Saturday, July 30, 2011
Yeah, obvious and often thought of as obligatory.
With the exception of my daughter, I have never been with someone every single day of their life.
Seeing mine and Kari's physical, emotional, and personal qualities in our daughter is frightening and exhilarating, for both real and imagined reasons.
However, seeing her unique traits come to the surface is what I mean while writing I am enjoying getting to know my daughter.
As most of you know, there is a simple, hard to describe joy in watching our children grow up. It is more like joy mixed with contentment.
This wonderful mix of simple, contented joy influences other areas of my life. Certainly diet, spending habits, and my thoughts on all things education are put into sharp relief when I watch my daughter giggle after going down a slide.
Yeah, obvious and often thought of as obligatory...
But I am really enjoying getting to know my daughter, and myself.
Tuesday, July 12, 2011
One of the reasons I adore fatherhood is because it is the definition of what Paulo Freire called praxis. Unlike the other things in life that often involve theory and practice being mutually exclusive, fatherhood lets me engage my pedagogical learnings as a professional educator and shake them into a cocktail of reality.
Oh, and lest I forget autonomy. My most frustrating times as a passion-driven teacher or artist have always involved negotiating difficulties with collaboration, bureaucracy, or politics. Thanks in large part to my goddess of a wife, I rarely have these incidents of creative blockage.
I approach my teacher-dad life as science and art. What about you?
Saturday, July 2, 2011
When we go to Colorado, my kids have a chance to experience a few things we miss in the suburbs:
1. Mortality: When we spend time outdoors, we ultimately run into death. It might be a fresh carcass or dried bones, however it ultimately leads to a discussion about life, death and why we exist. Perhaps a dried carcass sounds morbid and maybe there's some validity in avoiding the morbid. However, I'm thinking that maybe it's crazier to hand a child a hunk of flesh shrink wrapped and placed on styrofoam so that he never fully comprehends our relationship with other organisms. I want my children to believe that death is real and that life matters.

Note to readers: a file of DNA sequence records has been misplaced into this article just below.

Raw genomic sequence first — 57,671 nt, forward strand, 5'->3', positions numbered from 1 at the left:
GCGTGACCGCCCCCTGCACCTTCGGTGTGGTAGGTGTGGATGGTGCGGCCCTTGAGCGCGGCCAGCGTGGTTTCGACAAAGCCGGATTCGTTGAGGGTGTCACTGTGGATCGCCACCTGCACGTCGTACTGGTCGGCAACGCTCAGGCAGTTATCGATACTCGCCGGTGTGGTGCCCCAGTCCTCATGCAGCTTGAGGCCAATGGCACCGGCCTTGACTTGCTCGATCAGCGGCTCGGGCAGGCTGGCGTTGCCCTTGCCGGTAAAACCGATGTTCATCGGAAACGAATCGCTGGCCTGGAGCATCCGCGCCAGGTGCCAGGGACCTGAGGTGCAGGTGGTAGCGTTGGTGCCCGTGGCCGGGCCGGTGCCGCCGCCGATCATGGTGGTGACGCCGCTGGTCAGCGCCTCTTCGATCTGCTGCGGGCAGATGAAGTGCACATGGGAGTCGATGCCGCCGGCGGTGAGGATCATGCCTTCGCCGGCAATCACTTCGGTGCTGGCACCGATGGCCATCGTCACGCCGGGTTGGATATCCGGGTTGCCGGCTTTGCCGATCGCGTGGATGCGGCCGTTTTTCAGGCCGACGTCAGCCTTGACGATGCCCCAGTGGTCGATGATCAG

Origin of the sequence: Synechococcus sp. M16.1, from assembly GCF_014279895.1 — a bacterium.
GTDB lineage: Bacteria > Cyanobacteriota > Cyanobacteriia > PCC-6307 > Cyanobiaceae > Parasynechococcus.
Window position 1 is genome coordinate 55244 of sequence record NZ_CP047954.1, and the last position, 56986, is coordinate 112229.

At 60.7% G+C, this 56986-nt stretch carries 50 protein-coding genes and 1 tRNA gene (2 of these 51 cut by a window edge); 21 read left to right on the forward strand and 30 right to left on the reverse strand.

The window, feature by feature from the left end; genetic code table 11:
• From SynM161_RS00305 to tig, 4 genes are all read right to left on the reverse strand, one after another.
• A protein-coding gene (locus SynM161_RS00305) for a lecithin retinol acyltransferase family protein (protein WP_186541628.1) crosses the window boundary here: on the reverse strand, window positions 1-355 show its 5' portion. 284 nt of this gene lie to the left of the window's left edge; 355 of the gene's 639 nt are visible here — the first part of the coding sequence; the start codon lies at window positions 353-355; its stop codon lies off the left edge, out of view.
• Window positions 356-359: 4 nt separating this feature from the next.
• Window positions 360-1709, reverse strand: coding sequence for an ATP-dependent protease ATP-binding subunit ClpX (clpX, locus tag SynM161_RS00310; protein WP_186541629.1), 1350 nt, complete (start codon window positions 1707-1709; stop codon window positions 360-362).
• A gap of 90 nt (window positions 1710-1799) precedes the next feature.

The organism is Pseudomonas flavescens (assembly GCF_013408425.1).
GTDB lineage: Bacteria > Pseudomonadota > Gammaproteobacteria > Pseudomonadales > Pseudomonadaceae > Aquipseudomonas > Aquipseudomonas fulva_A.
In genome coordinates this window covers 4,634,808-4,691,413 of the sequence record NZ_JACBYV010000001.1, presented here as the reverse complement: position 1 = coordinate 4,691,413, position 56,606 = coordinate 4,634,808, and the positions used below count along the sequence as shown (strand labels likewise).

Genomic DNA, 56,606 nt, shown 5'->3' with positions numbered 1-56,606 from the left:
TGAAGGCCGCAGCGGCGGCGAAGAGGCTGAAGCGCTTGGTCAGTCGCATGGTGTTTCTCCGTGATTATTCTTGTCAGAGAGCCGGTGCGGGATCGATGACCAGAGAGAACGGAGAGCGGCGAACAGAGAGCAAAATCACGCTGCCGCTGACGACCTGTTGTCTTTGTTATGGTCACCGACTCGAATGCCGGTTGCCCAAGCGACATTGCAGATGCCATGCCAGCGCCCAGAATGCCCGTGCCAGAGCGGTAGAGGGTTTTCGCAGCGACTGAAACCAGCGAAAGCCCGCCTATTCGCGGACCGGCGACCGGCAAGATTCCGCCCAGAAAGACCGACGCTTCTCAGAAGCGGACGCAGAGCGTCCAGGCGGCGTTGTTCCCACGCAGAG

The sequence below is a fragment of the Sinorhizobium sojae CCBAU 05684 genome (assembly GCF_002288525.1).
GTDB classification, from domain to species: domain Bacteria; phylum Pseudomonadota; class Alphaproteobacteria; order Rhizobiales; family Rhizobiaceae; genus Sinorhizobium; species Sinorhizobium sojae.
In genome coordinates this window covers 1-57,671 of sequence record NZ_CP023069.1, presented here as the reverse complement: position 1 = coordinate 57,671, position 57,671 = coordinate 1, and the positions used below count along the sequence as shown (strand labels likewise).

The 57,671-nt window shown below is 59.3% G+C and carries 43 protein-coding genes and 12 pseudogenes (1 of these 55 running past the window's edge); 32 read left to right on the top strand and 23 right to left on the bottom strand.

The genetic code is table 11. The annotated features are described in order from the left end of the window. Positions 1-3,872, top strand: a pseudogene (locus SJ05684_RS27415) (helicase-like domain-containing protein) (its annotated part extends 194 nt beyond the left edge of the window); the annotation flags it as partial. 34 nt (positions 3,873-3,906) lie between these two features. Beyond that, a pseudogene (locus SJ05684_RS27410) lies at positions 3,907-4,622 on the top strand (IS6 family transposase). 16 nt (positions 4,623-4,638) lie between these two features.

2. Stars: When living in the suburbs, the sky becomes manageable, the universe tame. The moon never moves beyond a horizon, creating the "optical illusion" of being larger than life (though I might argue that it's more of an illusion to think we can shrink the moon by framing it between two skyscrapers). I want to see Joel and Micah gasp at the vast canvas of innumerable stars and I want to watch Brenna reach her hands out and attempt to grasp the universe with reckless abandon. I want them to be bold and humble. Stars play a role in this.
3. Open Space: My kids live in a place of constant freedom. They've turned a suburban backyard into a mud pit, a dragon fortress, a baseball field, an edible jungle and a Jedi Academy. In Colorado, they get to run as far as they want without running into a fence, looking both ways to cross a road or questioning who the land belongs to. Right now, it's their land.
4. Affectionate Parents: Sometimes we get into a habit of playing zone defense with the kids. We multi-task. We compartmentalize. And if we're not careful, it feels a little less like a relationship and more like running an efficient organization. Then on a road trip, I'll slip my hand around Christy's side or she'll place her hand on my knee while she drives and I watch Joel or Micah take notice. They study it silently - the gestures, the eye contact. We don't spell it out for them, but they sense intuitively that we're in love - which might ultimately make for the greatest sense of safety they can experience.
5. Uninterrupted Play: I had the chance for 3-D, interactive, educational games without worrying about laundry or cleaning the kitchen. My favorite Luddite App so far? The story app allows us to collectively tell either a shared experience or an entirely fictional narrative. I want them to internalize the message that even if there are ugly, contentious moments in cramped-up car rides, there isn't anyone I'd rather be with on my free time. Fuck the test or the Little League win or the popularity pissing contest. You'll always have a place here, kiddos.
Bonus Gift: At some point, I won't pay attention. I'll hurl a careless word and I'll come alongside Joel or Brenna or Micah. I'll help pull out the shrapnel. I'll wipe away tears. I'll hold them tightly and I'll tell apologize.